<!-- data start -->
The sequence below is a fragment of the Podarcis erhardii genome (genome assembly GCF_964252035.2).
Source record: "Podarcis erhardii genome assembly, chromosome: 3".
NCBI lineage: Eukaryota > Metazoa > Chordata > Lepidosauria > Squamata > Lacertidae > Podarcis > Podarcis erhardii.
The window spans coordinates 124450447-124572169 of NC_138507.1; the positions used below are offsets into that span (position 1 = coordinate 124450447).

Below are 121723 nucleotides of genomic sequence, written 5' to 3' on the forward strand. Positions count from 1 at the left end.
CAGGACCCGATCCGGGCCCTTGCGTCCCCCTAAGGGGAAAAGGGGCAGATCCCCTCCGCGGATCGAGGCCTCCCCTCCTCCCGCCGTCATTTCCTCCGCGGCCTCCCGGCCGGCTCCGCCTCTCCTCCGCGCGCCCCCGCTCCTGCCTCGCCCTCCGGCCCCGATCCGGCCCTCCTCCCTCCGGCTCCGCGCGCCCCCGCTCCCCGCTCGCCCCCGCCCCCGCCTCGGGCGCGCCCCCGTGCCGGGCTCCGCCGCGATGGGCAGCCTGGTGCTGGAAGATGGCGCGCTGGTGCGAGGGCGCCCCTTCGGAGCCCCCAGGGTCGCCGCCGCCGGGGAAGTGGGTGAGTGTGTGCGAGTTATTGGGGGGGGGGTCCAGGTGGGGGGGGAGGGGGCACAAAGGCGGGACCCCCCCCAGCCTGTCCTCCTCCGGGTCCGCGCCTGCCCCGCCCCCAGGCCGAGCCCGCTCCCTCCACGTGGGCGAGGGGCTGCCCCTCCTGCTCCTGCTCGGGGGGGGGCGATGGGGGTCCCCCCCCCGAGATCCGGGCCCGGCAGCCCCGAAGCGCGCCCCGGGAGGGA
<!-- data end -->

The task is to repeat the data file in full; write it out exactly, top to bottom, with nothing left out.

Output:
The sequence below is a fragment of the Podarcis erhardii genome (genome assembly GCF_964252035.2).
Source record: "Podarcis erhardii genome assembly, chromosome: 3".
NCBI lineage: Eukaryota > Metazoa > Chordata > Lepidosauria > Squamata > Lacertidae > Podarcis > Podarcis erhardii.
The window spans coordinates 124450447-124572169 of NC_138507.1; the positions used below are offsets into that span (position 1 = coordinate 124450447).

Below are 121723 nucleotides of genomic sequence, written 5' to 3' on the forward strand. Positions count from 1 at the left end.
CAGGACCCGATCCGGGCCCTTGCGTCCCCCTAAGGGGAAAAGGGGCAGATCCCCTCCGCGGATCGAGGCCTCCCCTCCTCCCGCCGTCATTTCCTCCGCGGCCTCCCGGCCGGCTCCGCCTCTCCTCCGCGCGCCCCCGCTCCTGCCTCGCCCTCCGGCCCCGATCCGGCCCTCCTCCCTCCGGCTCCGCGCGCCCCCGCTCCCCGCTCGCCCCCGCCCCCGCCTCGGGCGCGCCCCCGTGCCGGGCTCCGCCGCGATGGGCAGCCTGGTGCTGGAAGATGGCGCGCTGGTGCGAGGGCGCCCCTTCGGAGCCCCCAGGGTCGCCGCCGCCGGGGAAGTGGGTGAGTGTGTGCGAGTTATTGGGGGGGGGGTCCAGGTGGGGGGGGAGGGGGCACAAAGGCGGGACCCCCCCCAGCCTGTCCTCCTCCGGGTCCGCGCCTGCCCCGCCCCCAGGCCGAGCCCGCTCCCTCCACGTGGGCGAGGGGCTGCCCCTCCTGCTCCTGCTCGGGGGGGGGCGATGGGGGTCCCCCCCCCGAGATCCGGGCCCGGCAGCCCCGAAGCGCGCCCCGGGAGGGA